William Ayala stands in the middle of the wooden floor of a large, dimly lit gym. One pink-jerseyed opponent passes the soccer ball to another, but Ayala darts forward. He steals the ball away from his opponent, and kicks it between two red cones 15 feet away, scoring.

Ayala, a 17-year-old immigrant from from El Salvador, and his teammates meet at John S. Martinez Elementary School, located at 100 James St., once a week for soccer practice with a group called Elm City International. But, arriving early in the evening to a silent building, the students join co-founders Lauren Mednick and Gene Bertolini for about an hour of homework help first.

All are high school-level immigrant and refugee boys. Since English is a second language for most, the organization attempts not only to help with tutoring and SAT prep, but also to fill in with tasks that their parents may not be able to help with due to their language barrier. But, for the students in Elm City International, playing soccer also allows them to recreate part of the culture they left behind. In this comfortable and familiar atmosphere, Mednick said, the boys gain the necessary self-confidence to improve both on the field and in the classroom.

“They love soccer since it’s something they’ve been doing since they were very little,” Mednick said. “When they came to this country, with most things they felt out of place, but this is the one area that they felt comfortable in and excelled in and really owned.”

Still, when it comes to getting into college, even Ayala — who has lived in the United States since he was 2 years old — has cultural hurdles to overcome.


For as long as he can remember, Ayala said his parents have always steered him toward one goal: to get into college.

He and his family came to the United States because, he said, “there’s more opportunity here.” He added that as they insistently remind him that he must do well in high school in order to get into college, Ayala’s parents have tried to support him in any way possible.

“Anything I needed for school, they would always give it to me, no matter what,” Ayala said, explaining that if he needed a graphing calculator, for example, they would buy him one.

Neither of his parents went to college — in El Salvador, his mother attended high school and his father stopped going to school after third grade. But next fall, if all goes according to plan, he will be the first in his family to go to college.

Mednick and Christopher Brennan, a history and geography teacher at Hill Regional Career High School who has taught Ayala, both said he was one of the “brighter” students with whom they worked. Brennan added that Ayala’s experiences as an immigrant seem to have made him more sensitive to the material they studied than other students.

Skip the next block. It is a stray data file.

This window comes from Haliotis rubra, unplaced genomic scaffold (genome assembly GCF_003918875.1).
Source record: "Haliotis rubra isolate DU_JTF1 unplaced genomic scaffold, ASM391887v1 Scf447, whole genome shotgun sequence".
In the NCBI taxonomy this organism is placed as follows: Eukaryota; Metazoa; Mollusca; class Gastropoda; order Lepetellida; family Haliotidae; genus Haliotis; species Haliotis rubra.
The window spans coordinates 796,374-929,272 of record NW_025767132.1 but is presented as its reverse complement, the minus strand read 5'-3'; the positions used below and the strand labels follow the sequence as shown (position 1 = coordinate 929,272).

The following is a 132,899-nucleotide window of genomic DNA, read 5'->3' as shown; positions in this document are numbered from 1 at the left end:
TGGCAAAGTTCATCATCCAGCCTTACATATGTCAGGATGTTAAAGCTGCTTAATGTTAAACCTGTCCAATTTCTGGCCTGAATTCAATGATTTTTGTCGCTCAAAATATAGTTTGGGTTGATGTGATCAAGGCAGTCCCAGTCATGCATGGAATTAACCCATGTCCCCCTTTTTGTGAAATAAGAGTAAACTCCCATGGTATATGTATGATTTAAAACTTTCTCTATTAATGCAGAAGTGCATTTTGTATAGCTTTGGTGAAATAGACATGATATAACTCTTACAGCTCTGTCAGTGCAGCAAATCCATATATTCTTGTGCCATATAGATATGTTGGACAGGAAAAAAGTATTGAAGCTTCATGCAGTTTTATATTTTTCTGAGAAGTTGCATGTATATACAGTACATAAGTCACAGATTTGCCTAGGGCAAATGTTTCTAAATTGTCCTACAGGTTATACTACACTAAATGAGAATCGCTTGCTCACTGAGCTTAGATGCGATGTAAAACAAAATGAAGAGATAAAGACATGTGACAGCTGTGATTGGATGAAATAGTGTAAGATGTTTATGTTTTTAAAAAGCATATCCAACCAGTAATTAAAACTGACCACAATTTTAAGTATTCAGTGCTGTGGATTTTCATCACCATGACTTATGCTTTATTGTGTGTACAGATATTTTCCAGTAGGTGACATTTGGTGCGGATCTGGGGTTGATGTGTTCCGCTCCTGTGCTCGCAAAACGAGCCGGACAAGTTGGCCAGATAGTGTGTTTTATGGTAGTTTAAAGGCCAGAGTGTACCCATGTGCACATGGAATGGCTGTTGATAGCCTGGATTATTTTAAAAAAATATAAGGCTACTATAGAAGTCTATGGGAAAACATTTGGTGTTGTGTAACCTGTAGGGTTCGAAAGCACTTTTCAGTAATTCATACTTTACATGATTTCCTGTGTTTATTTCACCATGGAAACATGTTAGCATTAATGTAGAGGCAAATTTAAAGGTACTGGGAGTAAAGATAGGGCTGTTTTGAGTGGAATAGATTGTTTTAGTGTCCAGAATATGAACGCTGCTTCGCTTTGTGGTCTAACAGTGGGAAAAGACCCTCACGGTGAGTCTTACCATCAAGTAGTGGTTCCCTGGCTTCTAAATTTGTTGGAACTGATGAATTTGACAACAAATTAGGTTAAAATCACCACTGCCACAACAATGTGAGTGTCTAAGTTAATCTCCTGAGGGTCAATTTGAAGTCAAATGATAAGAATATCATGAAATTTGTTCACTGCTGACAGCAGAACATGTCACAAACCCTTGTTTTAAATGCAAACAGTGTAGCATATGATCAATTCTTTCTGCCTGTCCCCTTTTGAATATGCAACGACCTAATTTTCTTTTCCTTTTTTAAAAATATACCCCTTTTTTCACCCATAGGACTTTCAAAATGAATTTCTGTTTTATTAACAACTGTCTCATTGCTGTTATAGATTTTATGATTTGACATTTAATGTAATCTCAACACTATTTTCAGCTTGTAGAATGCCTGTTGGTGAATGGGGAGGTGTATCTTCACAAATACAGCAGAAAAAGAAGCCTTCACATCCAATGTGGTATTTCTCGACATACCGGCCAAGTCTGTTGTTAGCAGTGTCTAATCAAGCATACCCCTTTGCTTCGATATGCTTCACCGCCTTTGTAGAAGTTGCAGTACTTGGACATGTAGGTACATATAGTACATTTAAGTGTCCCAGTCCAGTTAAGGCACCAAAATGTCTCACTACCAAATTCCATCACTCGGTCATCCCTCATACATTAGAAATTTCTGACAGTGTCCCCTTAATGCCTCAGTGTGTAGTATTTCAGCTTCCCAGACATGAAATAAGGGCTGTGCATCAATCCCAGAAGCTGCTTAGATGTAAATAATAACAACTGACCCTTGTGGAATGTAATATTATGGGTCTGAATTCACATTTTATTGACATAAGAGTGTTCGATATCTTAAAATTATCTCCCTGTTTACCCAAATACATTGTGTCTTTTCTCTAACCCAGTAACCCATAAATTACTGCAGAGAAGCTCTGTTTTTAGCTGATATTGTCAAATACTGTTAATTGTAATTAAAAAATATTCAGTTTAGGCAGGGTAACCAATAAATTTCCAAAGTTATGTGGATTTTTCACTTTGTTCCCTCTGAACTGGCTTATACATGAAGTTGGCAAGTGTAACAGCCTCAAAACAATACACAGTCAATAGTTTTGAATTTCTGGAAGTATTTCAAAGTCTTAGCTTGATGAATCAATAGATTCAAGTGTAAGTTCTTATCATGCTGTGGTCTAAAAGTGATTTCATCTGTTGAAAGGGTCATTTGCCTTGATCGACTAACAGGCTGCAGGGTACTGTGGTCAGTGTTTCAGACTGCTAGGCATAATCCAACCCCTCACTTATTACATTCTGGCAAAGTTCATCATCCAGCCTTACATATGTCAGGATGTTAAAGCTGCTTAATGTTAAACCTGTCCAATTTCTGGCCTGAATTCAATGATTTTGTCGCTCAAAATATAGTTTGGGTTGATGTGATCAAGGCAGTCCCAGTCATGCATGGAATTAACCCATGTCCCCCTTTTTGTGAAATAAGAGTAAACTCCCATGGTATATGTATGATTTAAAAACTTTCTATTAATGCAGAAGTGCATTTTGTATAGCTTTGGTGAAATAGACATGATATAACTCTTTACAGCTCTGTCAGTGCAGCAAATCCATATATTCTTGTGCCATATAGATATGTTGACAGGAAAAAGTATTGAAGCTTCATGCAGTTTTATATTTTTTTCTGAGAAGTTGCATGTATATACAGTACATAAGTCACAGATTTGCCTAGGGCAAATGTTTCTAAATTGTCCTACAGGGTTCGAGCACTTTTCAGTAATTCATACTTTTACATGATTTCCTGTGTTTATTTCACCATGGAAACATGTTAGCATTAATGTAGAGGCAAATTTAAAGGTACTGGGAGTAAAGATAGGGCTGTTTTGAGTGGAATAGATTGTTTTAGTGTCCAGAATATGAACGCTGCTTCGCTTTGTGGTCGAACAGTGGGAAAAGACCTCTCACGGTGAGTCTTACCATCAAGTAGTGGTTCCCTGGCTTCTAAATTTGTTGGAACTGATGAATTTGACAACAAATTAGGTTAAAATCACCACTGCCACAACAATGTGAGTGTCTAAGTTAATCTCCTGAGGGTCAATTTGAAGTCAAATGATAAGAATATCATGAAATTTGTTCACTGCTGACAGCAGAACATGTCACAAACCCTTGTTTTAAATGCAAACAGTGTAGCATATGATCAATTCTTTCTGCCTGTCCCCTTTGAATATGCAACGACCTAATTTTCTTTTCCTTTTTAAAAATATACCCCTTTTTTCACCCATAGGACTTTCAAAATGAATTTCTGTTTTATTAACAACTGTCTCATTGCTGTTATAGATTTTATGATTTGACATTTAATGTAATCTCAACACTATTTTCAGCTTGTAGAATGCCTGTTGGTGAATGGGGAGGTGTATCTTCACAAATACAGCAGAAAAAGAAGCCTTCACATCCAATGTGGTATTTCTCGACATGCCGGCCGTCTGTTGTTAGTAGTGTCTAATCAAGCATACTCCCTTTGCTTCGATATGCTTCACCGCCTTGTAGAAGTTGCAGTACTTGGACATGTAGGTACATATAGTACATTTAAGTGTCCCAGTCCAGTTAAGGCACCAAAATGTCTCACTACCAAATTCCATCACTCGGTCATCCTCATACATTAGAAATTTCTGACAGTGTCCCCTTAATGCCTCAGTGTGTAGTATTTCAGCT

“He’s just aware of how different wars, different struggles, different strifes could affect people at a local level,” Brennan said. “He looked at [history] as events that could happen today, whereas most students would just memorize the material and move onto the next topic.”

With the support from his parents, Ayala said the only way he wouldn’t succeed in school is if he didn’t try. Still, Ayala’s standardized test scores and his grades show little similarity: he is an honors student at Career, but Mednick said that Ayala’s SAT scores are just on par with the state average. According to Mednick, the scores do not represent his abilities.

Ayala said, “When I look at the problems, I freeze. It’s just the pressure of knowing you have to do well on the test to get into college.”

Ayala speaks Spanish at home, and said he feels more comfortable with that language than with English — a fact that he added has not helped on the SAT, where the reading and writing sections have proven to be very difficult.


Ayala’s parents can only help him so much. Neither is fluent in English.

When Ayala was choosing a high school to attend, he said his parents were unable to help with the application process beyond simply signing his completed applications. Now a senior at Career, as he applies to college he said they aren’t able to help him prepare for the SAT or proofread his essays, either.

But Ayala said Elm City International has supported him in tackling various aspects of the college application process. As he was working on his application essays, Mednick gave him advice on how to approach the task of writing them. Having the advice of someone who had already gone through the college application process, he said, proved valuable.

The students involved in Elm City International, he said, are all supportive of one another through the common ground they share. Most come from parts of the world where soccer is very prominent, and Ayala is no exception.

“Ever since I was little, they all watched soccer, and I would watch it with them,” he said. “In El Salvador, soccer is the only sport they know. It was just a big thing — I’ve loved it since the beginning.”

His uncle, who also lives in New Haven, played soccer for a New Haven adult soccer league when Ayala was young. Ayala said he remembers asking to go to his uncle’s games every Saturday morning. At the matches, he would sit on the sidelines — sometimes a little too close to the field, he said with a laugh, remembering a time when he got hit by the ball during a game.

Mednick said that as the students connect with their backgrounds through soccer, they gain confidence and begin to improve their grades in school. Last year, for example, Ayala said he was struggling with trigonometry and algebra in his math class, but he said the tutoring he got in Elm City International helped him earn a good grade in the class.

Next year, he hopes to attend the University of Connecticut, where he has applied early action.

Click here for more information on Elm City International and its work in New Haven.